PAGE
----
Pete Lembo, head coach, Ball State
Lembo doesn’t have the name recognition of a Chad Morris or Pat Narduzzi, but he’s a rising star in the coaching ranks and has been successful at three different stops. The New York native went 44-14 at Lehigh from 2001-05. From 2006-10, Lembo guided Elon to a 35-22 mark and one playoff appearance. In three years at Ball State, the Cardinals are 25-13 under his watch. Lembo has also led Ball State to back-to-back bowl games for just the second time in school history. Moving from Ball State to Vanderbilt would be a sizeable jump. However, Lembo is ready for a chance to run a BCS program and his success at small schools like Elon and Lehigh should be attractive for athletic director David Williams.

Mike MacIntyre, head coach, Colorado
MacIntyre would be an outstanding hire for Vanderbilt. However, he indicated this week he does not plan to pursue the job. Even if MacIntyre does not plan to throw his name into the ring to replace Franklin, Vanderbilt would be wise to at least inquire. MacIntyre just finished his first season at Colorado (4-8) after three years at San Jose State (16-21). While MacIntyre’s overall record is just 20-29 overall, San Jose State’s win total improved in each season, and the Buffaloes made considerable improvement in 2013. MacIntyre has an interesting backstory, as his father (George) coached at Vanderbilt from 1979-85. And Mike played with the Commodores from 1984-85 before transferring to Georgia Tech.

Derek Mason, defensive coordinator, Stanford
Mason has been a key piece of Stanford’s success under David Shaw. He is regarded as one of the nation’s top defensive coordinators and is an excellent X’s and O’s coach. Prior to joining Stanford’s staff in 2010, Mason worked in the NFL with the Vikings as a defensive backs assistant from 2007-09. Mason’s first college job was in 1994 at San Diego Mesa College, followed by stops at Weber State, Idaho State, Bucknell, Utah, Saint Mary’s, New Mexico State and Ohio. Under Mason’s direction, Stanford has finished first or second in the Pac-12 in total defense in each of the last three years. Considering Mason is familiar with recruiting and coaching at an academic institution, those attributes could work prominently in his favor for the opening at Vanderbilt.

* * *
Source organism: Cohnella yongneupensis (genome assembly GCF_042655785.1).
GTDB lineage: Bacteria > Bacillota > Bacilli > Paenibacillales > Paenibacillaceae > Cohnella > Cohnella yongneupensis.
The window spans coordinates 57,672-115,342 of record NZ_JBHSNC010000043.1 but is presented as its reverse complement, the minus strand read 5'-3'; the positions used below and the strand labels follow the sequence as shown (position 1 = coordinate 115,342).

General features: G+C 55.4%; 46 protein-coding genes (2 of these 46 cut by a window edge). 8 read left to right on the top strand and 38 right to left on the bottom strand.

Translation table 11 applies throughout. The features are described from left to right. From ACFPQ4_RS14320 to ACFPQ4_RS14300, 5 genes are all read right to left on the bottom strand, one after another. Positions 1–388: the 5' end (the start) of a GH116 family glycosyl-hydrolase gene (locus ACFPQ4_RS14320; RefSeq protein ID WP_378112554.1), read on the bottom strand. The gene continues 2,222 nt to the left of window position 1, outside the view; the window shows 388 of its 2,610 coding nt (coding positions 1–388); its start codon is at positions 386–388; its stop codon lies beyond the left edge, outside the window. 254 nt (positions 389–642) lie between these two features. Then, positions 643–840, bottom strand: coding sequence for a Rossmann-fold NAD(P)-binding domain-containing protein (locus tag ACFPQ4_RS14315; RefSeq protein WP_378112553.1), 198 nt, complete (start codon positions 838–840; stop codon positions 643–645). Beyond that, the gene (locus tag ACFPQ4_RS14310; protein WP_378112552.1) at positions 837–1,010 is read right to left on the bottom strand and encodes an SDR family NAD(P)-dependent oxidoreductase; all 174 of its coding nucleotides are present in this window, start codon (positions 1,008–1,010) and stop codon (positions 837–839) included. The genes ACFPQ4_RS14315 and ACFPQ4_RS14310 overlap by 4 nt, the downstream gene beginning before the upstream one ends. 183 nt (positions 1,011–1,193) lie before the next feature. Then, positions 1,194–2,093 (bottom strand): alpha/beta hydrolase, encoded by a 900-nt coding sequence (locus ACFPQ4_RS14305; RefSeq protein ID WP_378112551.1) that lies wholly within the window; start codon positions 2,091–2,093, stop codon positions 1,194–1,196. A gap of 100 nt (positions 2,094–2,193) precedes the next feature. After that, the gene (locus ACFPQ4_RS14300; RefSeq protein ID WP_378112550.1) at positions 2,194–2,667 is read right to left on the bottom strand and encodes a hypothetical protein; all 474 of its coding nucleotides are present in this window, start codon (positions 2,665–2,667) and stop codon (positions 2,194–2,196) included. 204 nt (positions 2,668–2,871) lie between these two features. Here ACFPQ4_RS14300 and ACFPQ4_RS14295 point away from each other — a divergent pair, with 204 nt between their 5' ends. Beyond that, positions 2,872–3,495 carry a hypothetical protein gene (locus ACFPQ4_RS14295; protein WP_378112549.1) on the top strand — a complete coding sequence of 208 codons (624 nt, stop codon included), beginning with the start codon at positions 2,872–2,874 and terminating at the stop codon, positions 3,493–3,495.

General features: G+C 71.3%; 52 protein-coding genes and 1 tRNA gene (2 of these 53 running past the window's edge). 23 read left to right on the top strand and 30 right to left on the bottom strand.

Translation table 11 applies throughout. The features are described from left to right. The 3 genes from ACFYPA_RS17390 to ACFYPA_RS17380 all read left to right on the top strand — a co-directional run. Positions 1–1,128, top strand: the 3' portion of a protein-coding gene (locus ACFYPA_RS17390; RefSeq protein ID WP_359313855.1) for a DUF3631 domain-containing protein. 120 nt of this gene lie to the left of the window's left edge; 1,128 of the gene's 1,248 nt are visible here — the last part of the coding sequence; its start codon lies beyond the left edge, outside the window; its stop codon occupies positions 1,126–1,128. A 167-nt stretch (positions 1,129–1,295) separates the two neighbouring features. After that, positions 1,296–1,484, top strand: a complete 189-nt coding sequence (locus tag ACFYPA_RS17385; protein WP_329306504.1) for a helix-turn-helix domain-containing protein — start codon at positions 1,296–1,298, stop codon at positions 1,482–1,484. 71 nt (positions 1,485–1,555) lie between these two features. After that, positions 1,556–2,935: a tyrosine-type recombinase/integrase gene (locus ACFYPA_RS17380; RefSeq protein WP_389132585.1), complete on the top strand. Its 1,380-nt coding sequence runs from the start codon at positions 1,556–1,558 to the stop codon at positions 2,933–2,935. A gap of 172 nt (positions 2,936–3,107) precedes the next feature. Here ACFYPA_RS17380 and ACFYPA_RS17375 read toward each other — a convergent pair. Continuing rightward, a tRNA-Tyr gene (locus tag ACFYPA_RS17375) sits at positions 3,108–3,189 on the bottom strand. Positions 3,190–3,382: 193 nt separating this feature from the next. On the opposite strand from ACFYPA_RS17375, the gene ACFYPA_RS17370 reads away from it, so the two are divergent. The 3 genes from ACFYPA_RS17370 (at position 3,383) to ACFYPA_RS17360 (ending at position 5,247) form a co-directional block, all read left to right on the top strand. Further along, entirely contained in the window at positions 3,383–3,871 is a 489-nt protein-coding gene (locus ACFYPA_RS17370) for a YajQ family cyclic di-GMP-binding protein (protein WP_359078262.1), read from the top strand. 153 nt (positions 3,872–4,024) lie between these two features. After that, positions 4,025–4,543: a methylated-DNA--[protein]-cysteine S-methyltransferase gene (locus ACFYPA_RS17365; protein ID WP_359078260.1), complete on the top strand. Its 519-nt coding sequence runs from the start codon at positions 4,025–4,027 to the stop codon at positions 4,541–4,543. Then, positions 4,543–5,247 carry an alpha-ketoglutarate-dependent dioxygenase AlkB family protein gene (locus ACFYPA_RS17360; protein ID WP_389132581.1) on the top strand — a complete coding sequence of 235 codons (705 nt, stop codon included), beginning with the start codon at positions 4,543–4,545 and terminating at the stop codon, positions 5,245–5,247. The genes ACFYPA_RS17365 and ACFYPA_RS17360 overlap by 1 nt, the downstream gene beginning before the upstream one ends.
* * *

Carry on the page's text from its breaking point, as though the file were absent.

Chad Morris, offensive coordinator, Clemson
Morris is the highest-paid assistant in college football and just finished his third season calling the plays at Clemson. Under Morris’ direction, the Tigers have averaged at least 440 yards per game in each of the last three years. Clemson has also averaged at least 40 points a contest in in back-to-back seasons. In 2013, Morris guided the Tigers to an average of 508.5 yards per game, while the offense also averaged a whopping 6.4 yards per play. In one season as Tulsa’s offensive coordinator (2010), the Golden Hurricane averaged 505.6 yards per game and 6.5 yards per play. As if it wasn’t obvious by those numbers, Morris is one of the nation’s top offensive minds. However, his only head coaching experience was on the high school level. While Morris may experience a few ups and downs as a head coach, his offensive background is worth the risk. For Vanderbilt, Morris would be an exciting hire and would build on the momentum from the past three years under Franklin.

Pat Narduzzi, defensive coordinator, Michigan State
Narduzzi turned down Connecticut and was believed to be in the mix at Louisville before Bobby Petrino was rehired. Narduzzi’s coaching career started at Miami (Ohio) in 1990 and continued there until 1992. From 1993-99, Narduzzi worked at Rhode Island and spent the following three years (2000-02) at Northern Illinois. Narduzzi’s first chance to coordinate a defense on the FBS level was in 2003 at Miami (Ohio), and he joined forces with Mark Dantonio at Cincinnati in 2004. Since 2004, Narduzzi has worked under Dantonio and has coordinated some of the nation’s top defenses at Michigan State. Narduzzi won the Broyles Award for the nation’s top assistant coach in 2013. The Spartans finished second nationally in total defense and allowed just 4.0 yards per play this season. Narduzzi’s defense at Michigan State was a key reason why the Spartans claimed the Big Ten title and Rose Bowl victory over Stanford this year. The only downside to Narduzzi’s resume is no head coaching experience. He is regarded as a good recruiter.